Clearly, Babbitt was written before the Vietnam War. It was written during an era when the United States had suddenly discovered that it was a major world political power and that its industrial, financial, and military might were unsurpassed. Following World War I, a wave of prosperity and self-confidence swept the nation. The vast majority of American people developed an egotistical belief in the superiority of themselves and their institutions. In the 1920s, America was chauvinistic, smug, intolerant, reactionary, and materialistic. It had contempt for anything foreign and, in its search for conformity, it distrusted and opposed anything unfamiliar or new. The strongest citadel of these narrow-minded beliefs was the Midwest, where Lewis grew up.
Lewis was a sensitive and perceptive observer of his fellow countrymen and their way of life. He proudly recognized his nation’s legitimately great achievements, and he sensed the country’s potential for even further greatness. However, he was also aware of America’s rich democratic and spiritual heritage; he understood the value of respect and consideration for other peoples and other ways of life.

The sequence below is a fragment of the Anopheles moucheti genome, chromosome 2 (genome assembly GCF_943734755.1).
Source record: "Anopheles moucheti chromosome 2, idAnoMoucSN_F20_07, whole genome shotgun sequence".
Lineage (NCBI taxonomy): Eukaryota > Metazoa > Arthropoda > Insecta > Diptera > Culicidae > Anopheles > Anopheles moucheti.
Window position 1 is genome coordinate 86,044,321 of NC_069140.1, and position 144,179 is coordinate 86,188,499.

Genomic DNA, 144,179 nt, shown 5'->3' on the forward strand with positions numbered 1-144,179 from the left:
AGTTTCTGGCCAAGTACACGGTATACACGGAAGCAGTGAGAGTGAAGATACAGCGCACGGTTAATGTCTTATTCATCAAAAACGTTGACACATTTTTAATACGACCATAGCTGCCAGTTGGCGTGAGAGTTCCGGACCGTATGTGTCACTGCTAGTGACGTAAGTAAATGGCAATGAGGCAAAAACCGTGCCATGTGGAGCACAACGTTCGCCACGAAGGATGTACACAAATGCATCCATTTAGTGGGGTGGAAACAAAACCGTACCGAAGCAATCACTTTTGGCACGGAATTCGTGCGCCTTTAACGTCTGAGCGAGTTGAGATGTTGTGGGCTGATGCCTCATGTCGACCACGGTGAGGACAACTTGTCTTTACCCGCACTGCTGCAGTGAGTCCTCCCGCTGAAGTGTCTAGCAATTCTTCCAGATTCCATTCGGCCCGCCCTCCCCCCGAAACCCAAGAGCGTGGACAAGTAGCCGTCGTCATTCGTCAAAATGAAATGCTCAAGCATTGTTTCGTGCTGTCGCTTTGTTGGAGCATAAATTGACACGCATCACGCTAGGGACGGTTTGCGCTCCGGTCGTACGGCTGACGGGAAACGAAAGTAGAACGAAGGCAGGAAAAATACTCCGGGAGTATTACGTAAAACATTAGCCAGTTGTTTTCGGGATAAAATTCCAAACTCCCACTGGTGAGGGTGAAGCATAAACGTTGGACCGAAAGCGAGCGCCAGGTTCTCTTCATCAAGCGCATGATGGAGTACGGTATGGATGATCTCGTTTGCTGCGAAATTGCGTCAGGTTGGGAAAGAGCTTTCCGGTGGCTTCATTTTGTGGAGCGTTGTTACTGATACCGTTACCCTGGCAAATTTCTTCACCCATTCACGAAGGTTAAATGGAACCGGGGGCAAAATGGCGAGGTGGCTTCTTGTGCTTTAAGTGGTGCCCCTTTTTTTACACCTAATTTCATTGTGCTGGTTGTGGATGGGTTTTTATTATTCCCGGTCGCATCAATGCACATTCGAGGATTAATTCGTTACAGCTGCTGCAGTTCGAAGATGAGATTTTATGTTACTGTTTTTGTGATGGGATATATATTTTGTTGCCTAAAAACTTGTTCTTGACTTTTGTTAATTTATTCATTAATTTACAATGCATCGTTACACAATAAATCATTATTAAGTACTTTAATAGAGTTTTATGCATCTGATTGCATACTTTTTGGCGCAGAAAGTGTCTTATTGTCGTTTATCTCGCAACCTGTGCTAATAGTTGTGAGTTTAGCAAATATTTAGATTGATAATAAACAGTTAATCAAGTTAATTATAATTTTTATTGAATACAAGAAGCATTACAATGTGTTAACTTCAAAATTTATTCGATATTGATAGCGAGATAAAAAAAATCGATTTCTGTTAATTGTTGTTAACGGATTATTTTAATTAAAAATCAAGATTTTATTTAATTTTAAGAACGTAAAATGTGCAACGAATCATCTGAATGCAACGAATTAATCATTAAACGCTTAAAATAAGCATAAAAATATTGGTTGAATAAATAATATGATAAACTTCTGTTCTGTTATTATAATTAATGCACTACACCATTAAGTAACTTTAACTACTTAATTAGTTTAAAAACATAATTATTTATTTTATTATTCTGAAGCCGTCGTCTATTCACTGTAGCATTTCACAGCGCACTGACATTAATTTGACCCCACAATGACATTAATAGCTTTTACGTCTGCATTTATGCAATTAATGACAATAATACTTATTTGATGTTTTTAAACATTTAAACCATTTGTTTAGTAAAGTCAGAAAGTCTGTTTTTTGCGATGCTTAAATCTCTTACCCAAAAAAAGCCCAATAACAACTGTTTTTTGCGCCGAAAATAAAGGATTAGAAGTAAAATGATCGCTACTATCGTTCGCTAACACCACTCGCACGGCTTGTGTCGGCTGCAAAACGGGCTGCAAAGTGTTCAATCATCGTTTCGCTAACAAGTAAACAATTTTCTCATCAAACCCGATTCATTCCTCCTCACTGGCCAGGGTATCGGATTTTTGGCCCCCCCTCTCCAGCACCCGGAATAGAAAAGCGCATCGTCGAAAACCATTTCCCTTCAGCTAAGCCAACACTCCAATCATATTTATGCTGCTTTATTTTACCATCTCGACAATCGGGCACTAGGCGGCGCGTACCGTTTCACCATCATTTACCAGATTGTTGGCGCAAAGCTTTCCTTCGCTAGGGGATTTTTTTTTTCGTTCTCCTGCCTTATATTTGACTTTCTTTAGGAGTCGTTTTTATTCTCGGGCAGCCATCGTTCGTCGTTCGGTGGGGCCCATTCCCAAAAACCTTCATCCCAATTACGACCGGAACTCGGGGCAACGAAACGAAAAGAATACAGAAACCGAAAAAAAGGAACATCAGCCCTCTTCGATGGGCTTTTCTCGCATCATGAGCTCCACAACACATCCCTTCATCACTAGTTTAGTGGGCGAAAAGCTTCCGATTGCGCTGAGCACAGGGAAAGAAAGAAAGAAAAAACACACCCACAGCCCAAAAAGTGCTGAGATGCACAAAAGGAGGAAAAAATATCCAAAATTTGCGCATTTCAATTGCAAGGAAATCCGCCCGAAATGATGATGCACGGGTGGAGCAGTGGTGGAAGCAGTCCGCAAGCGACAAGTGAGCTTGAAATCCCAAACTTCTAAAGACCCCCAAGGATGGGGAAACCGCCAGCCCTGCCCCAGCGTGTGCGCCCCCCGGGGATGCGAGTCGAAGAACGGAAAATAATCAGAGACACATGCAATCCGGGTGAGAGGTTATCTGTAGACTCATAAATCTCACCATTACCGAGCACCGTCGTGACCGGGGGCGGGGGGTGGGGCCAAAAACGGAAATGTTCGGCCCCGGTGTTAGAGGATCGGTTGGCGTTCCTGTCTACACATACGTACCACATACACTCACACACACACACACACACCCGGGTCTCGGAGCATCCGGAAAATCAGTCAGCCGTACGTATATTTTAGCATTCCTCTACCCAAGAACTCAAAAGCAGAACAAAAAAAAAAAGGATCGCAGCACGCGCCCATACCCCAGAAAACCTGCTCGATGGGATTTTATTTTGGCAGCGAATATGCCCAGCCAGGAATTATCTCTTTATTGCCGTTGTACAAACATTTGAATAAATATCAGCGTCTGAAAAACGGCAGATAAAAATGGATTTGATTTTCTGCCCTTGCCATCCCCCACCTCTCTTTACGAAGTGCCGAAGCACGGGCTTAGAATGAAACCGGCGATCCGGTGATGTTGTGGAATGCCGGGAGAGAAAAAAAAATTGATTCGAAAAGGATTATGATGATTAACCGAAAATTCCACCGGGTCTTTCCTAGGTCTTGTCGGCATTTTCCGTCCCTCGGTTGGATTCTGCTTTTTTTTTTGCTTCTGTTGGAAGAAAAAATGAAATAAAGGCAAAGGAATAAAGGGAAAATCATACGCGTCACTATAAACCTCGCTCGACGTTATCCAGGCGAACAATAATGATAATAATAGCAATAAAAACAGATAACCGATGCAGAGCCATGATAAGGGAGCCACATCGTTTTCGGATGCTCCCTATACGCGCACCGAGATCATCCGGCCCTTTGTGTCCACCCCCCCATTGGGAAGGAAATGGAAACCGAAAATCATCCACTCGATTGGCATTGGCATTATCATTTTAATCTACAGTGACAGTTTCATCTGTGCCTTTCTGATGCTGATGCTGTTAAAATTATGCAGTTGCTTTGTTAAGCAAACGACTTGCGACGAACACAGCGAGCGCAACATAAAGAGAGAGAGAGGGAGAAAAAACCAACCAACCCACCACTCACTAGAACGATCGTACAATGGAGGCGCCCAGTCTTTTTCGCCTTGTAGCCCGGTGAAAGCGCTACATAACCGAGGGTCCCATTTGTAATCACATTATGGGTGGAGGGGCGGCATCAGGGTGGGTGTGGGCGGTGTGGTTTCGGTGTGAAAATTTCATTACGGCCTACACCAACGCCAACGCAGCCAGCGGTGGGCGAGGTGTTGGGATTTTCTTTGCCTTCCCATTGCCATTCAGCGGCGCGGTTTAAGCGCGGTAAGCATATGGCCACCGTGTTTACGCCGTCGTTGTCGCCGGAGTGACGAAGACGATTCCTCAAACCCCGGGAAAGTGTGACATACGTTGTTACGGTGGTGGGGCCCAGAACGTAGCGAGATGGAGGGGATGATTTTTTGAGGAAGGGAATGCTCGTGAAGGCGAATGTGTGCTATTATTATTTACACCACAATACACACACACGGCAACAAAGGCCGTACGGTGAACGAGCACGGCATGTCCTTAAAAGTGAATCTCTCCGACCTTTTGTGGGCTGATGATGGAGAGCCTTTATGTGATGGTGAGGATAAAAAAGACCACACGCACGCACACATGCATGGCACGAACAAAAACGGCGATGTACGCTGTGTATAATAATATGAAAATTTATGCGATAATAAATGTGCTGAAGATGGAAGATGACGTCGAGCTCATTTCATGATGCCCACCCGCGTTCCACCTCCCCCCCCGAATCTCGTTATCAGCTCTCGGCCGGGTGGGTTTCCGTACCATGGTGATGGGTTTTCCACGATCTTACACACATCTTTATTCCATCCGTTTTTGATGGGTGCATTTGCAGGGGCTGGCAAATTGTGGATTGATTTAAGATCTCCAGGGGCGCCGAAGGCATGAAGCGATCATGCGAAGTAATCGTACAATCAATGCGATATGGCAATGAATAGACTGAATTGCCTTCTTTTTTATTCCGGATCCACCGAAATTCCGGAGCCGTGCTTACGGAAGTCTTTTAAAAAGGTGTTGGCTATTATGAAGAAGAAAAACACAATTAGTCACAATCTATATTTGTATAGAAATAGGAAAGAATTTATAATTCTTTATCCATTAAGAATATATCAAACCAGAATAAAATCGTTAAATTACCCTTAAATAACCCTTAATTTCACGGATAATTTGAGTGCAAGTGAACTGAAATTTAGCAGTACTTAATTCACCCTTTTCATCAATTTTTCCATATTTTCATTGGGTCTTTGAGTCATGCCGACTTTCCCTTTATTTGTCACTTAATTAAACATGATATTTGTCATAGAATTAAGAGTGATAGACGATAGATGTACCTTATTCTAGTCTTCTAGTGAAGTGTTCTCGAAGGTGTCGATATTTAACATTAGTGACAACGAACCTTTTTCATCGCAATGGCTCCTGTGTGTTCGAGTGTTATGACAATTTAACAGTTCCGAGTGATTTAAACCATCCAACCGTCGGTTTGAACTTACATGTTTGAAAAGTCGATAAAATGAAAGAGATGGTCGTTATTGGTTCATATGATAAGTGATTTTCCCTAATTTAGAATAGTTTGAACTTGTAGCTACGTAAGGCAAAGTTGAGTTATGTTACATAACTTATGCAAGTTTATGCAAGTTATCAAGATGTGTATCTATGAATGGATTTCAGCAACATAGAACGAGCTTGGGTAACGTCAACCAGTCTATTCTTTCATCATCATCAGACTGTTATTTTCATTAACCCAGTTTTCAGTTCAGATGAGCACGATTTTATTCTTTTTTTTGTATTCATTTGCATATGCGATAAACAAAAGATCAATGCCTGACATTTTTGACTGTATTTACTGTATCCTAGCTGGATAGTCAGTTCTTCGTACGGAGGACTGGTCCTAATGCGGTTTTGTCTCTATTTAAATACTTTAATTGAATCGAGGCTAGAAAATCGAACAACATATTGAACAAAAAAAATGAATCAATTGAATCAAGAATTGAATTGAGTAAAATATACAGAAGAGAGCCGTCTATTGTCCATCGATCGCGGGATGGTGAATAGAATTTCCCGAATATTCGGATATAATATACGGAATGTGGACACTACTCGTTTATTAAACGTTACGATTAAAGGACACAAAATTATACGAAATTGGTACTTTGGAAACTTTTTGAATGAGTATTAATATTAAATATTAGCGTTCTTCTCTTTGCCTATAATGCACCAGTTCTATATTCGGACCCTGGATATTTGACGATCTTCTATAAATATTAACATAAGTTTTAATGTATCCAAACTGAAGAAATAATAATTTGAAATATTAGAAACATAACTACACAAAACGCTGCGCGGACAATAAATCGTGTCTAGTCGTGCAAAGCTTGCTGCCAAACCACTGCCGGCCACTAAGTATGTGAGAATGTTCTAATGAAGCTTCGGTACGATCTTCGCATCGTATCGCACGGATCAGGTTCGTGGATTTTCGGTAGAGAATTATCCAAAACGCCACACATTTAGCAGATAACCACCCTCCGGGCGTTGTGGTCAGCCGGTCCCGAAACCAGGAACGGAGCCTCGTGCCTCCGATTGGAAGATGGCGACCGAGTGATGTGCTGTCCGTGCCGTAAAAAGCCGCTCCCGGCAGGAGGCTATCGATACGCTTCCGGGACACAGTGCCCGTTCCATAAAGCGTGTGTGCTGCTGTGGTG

Throughout all his novels, Lewis attempts to expose the worst defects of America in the hope that he can warn his countrymen while there is still time. His satire is often brutal and bitter, and he made many enemies and offended people. He is sometimes guilty of injustice, exaggeration, disrespect, and lack of gratitude, but, nonetheless, for the first time, an American author tried to show his countrymen what they were really like under the surface of their lives. Through Lewis’ efforts, and those writers and thinkers who were influenced by him, some of this country’s worst failings were eventually rectified. While reading his novels, one notes that some of his criticisms are still relevant. This reaction is proof of how accurate and on-target Lewis’ observations were.
Sinclair Lewis was one of the most profound and astute students of America in the twentieth century. He created an image of our national civilization to which Americans will always be obligated to compare themselves. He communicated his message with clarity, precision, and accuracy, and in a form that attracted a wide and varied audience. Few satirists have ever been able to do better.